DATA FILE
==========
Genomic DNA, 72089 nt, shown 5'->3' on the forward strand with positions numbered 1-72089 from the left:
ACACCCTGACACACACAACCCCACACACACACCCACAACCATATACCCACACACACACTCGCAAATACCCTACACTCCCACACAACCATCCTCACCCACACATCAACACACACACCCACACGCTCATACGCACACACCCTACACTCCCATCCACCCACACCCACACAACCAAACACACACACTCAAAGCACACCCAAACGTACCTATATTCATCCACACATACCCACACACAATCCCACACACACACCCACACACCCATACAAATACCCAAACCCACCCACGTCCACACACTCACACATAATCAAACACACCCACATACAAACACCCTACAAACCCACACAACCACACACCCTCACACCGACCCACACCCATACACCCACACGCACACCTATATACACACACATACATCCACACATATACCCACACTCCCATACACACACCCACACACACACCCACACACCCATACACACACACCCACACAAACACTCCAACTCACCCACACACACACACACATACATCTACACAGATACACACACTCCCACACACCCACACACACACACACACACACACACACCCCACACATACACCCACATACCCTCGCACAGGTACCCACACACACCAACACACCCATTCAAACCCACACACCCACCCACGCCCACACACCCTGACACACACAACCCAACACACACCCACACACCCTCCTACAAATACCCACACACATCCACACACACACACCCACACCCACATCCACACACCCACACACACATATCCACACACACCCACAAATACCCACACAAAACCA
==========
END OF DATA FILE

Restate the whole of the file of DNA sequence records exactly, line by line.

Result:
Genomic DNA, 72089 nt, shown 5'->3' on the forward strand with positions numbered 1-72089 from the left:
ACACCCTGACACACACAACCCCACACACACACCCACAACCATATACCCACACACACACTCGCAAATACCCTACACTCCCACACAACCATCCTCACCCACACATCAACACACACACCCACACGCTCATACGCACACACCCTACACTCCCATCCACCCACACCCACACAACCAAACACACACACTCAAAGCACACCCAAACGTACCTATATTCATCCACACATACCCACACACAATCCCACACACACACCCACACACCCATACAAATACCCAAACCCACCCACGTCCACACACTCACACATAATCAAACACACCCACATACAAACACCCTACAAACCCACACAACCACACACCCTCACACCGACCCACACCCATACACCCACACGCACACCTATATACACACACATACATCCACACATATACCCACACTCCCATACACACACCCACACACACACCCACACACCCATACACACACACCCACACAAACACTCCAACTCACCCACACACACACACACATACATCTACACAGATACACACACTCCCACACACCCACACACACACACACACACACACACACCCCACACATACACCCACATACCCTCGCACAGGTACCCACACACACCAACACACCCATTCAAACCCACACACCCACCCACGCCCACACACCCTGACACACACAACCCAACACACACCCACACACCCTCCTACAAATACCCACACACATCCACACACACACACCCACACCCACATCCACACACCCACACACACATATCCACACACACCCACAAATACCCACACAAAACCA